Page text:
Stack Overflow is a community of 4.7 million programmers, just like you, helping each other.

Join them; it only takes a minute:

Sign up
Join the Stack Overflow community to:
  1. Ask programming questions
  2. Answer and help your peers
  3. Get recognized for your expertise

I'm having an issue using sqlite to create a table only if it doesn't exist. Basically, I have a table that I'm dropping and remaking once in a long while. However, if the table already existed (before I drop and remake it), then I get the following error when trying to insert for the first time:

Traceback (most recent call last):
  File "test.py", line 40, in <module>
    remake()
  File "test.py", line 31, in remake
    insert_record(1)
  File "test.py", line 36, in insert_record
    c.execute(sql)
sqlite3.OperationalError: no such table: table_name

At this point the table does not exist (for some reason), so the next time I run the script no errors occur. Basically, if I keep running the test script, exactly every other run will result in an error, and I'm stumped as to why - but I have determined that creating the database without using if not exists fixes the issue. I still don't know what the original problem is though, and I'd appreciate if anyone could point me in the right direction. Test script demonstrating the problem below:

import sqlite3

location = 'data'
table_name = 'table_name'

def init():    
    global conn
    global c
    conn = sqlite3.connect(location)
    c = conn.cursor()
    create_database()

def create_database():
    sql = 'create table if not exists ' + table_name + ' (id integer)'
    c.execute(sql)
    conn.commit()

def create_database2():
    sql = 'create table ' + table_name + '(id integer)'
    c.execute(sql)
    conn.commit()

def clear_database():
    sql = 'drop table ' + table_name
    c.execute(sql)
    conn.commit()

def remake():
    clear_database()
    create_database() # Replacing this with create_database2() works every time
    insert_record(1)
    conn.commit()

def insert_record(id):
    sql = 'insert into ' + table_name + ' (id) values (%d)' % (id)
    c.execute(sql)
    print 'Inserted ', id

init()
remake()

Thanks in advance :)

share|improve this question
up vote 21 down vote accepted

I can duplicate the issue with the following simplified script:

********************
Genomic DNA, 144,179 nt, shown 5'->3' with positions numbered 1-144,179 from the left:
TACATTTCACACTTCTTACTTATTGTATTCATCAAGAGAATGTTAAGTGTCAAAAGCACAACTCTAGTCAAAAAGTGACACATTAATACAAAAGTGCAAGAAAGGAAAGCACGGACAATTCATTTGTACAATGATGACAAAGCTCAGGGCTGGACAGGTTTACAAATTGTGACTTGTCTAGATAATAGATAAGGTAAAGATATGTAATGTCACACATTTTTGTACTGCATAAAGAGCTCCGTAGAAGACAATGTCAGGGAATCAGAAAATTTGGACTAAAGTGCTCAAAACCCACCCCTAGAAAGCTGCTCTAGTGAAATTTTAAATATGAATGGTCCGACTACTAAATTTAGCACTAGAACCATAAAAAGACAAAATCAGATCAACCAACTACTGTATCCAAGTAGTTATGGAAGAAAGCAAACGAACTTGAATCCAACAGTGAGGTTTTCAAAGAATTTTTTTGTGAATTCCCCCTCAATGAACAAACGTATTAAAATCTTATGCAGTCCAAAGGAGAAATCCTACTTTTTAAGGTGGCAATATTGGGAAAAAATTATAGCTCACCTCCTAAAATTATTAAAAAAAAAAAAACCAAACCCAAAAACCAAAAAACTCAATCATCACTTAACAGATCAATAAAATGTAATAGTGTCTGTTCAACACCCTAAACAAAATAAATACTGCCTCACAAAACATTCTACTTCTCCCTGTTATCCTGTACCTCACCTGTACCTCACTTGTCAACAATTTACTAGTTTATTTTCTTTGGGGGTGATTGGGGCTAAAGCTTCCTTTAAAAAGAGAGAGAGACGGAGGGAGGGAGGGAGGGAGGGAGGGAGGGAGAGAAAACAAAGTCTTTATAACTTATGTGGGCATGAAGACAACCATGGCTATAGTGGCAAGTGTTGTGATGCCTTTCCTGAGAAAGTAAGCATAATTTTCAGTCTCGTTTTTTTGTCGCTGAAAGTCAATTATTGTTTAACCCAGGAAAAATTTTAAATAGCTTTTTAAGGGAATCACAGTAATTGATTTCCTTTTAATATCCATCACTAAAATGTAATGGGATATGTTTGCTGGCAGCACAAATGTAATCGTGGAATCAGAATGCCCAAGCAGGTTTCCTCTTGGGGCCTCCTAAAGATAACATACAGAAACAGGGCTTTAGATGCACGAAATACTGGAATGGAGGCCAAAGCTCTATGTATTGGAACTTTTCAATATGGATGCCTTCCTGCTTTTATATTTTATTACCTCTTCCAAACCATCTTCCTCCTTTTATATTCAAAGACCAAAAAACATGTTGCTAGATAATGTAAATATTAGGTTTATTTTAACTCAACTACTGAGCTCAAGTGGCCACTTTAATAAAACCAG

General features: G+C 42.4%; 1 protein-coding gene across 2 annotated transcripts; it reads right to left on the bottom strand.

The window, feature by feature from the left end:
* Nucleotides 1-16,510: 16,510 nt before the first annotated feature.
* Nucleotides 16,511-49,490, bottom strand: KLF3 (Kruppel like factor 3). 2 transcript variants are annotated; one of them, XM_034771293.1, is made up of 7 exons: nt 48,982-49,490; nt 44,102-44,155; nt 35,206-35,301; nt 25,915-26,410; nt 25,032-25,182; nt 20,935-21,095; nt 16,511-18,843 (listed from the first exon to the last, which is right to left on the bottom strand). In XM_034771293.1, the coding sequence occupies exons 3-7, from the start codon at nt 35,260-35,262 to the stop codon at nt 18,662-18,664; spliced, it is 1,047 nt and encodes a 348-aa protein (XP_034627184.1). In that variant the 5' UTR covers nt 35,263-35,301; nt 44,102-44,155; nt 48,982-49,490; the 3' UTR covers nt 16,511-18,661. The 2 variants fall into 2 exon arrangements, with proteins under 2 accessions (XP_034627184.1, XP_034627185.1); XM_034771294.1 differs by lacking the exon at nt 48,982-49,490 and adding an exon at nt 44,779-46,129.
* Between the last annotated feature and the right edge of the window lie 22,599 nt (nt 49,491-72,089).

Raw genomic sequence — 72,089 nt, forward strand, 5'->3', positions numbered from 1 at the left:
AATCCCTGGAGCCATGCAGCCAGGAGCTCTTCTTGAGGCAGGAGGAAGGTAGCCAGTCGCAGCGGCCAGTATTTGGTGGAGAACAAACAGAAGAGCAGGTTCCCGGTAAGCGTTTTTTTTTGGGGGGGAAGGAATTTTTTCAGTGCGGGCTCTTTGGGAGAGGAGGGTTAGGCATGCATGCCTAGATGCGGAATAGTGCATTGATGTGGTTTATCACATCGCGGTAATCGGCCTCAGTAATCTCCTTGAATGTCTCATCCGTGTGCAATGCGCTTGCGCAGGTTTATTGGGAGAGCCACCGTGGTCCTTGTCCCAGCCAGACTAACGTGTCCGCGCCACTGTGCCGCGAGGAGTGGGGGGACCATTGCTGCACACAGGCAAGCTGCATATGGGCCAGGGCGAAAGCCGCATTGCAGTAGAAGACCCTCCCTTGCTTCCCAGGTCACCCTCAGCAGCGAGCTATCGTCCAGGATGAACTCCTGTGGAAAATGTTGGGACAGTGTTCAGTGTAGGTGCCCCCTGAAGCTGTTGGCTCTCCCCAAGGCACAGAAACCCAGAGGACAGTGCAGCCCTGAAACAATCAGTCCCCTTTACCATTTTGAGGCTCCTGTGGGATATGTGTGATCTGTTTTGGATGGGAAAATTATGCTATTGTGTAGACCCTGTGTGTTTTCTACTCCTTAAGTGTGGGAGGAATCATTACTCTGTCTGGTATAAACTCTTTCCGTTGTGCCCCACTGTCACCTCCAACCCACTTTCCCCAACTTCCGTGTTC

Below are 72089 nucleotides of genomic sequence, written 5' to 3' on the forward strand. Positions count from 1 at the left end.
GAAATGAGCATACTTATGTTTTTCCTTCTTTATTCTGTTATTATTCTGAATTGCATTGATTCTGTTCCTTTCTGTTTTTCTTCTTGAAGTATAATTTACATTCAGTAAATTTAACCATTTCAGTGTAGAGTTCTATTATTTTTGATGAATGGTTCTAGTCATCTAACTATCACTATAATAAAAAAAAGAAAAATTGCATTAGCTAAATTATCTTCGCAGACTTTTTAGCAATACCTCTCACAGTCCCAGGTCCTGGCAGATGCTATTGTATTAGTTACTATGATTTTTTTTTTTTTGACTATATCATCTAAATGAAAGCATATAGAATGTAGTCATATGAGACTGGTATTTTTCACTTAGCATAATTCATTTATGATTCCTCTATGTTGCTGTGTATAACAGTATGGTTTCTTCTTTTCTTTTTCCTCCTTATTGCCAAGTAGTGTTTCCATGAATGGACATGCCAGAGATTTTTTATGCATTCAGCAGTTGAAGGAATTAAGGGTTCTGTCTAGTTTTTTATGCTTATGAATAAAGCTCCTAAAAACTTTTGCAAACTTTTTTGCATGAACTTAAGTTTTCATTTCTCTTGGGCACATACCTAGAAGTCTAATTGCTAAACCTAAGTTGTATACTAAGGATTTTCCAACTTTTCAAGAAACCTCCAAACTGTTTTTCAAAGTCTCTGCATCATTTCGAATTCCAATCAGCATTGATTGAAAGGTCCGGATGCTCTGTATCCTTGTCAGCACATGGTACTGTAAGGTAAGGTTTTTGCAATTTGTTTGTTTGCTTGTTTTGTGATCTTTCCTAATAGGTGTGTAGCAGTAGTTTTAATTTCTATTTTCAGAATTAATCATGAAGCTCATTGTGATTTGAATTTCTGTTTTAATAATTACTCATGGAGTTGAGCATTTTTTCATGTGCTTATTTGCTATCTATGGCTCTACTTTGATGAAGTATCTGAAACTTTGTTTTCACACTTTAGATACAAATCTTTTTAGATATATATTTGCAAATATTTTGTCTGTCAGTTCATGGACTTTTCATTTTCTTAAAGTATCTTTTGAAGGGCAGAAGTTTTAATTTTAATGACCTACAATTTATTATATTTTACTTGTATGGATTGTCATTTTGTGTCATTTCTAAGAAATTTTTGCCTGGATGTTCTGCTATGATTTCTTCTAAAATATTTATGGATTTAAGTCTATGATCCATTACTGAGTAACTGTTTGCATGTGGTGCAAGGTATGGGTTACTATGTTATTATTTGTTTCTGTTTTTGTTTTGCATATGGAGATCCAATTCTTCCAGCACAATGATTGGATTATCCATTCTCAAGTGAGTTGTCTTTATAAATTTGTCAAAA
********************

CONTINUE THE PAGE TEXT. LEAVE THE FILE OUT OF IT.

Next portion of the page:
import sqlite3

location = 'data'
table_name = 'table_name'

conn = sqlite3.connect(location)
c = conn.cursor()

sql = 'create table if not exists ' + table_name + ' (id integer)'
c.execute(sql)

sql = 'drop table ' + table_name
c.execute(sql)

sql = 'create table if not exists ' + table_name + ' (id integer)'
c.execute(sql)

sql = 'insert into ' + table_name + ' (id) values (%d)' % (1)
c.execute(sql)
conn.commit()

To fix that, you have to close and reconnect to the db after creating or dropping the table, i.e., add the following code in between:

c.close()
conn.close()
conn = sqlite3.connect(location)
c = conn.cursor()

Not sure what is the cause though.

share|improve this answer
    
+1 for the simple script and the solution. I have tried to just type those statements in the sqlite console, it is OK. I just wonder it should be a bug of pysqlite library. – xiao 啸 Apr 27 '11 at 11:02
1  
btw, you should not need to commit after running DDL, these statements do not run in transactions. – jsw Apr 27 '11 at 11:21
    
@jsw, you are right. Fixed. – Wang Dingwei Apr 27 '11 at 14:51
    
Yep, it works now. Thanks a bunch! – hippocrates Apr 27 '11 at 20:45
    
I just ran into a very similar issue and closing and recreating the connection in code resolves it. Thanks to you both. Its strange that this is happening though. My best guess is its a bug in sqlLite. – TimothyAWiseman Jun 7 '12 at 10:26

I tried exactly the same program and succeeded with no problem at all, only changing the location to :memory:

EDIT: tried exactly the same code and no problem at all, too.

FYI:

felix@felix-arch ~ $ python2 --version
Python 2.7.1

felix@felix-arch ~ $ sqlite3 --version
3.7.6.1

Maybe you should double check the writability of file data?

share|improve this answer
3  
The problem is repeatable. Try not using :memory: – jsw Apr 27 '11 at 9:38
    
Okay now I tried changing location to data and tried again and again , no problem at all, output remains: Inserted 1 – Felix Yan Apr 27 '11 at 9:40
    
I take it that you ran the script twice as mentioned in the question? – jsw Apr 27 '11 at 9:42
    
Yes exactly the same one. – Felix Yan Apr 27 '11 at 9:44
    
okay, well I do get the same problem as described. I'll see if I can simplify and see where the problem is – jsw Apr 27 '11 at 9:56

Your Answer

 
discard

By posting your answer, you agree to the privacy policy and terms of service.

Not the answer you're looking for? Browse other questions tagged or ask your own question.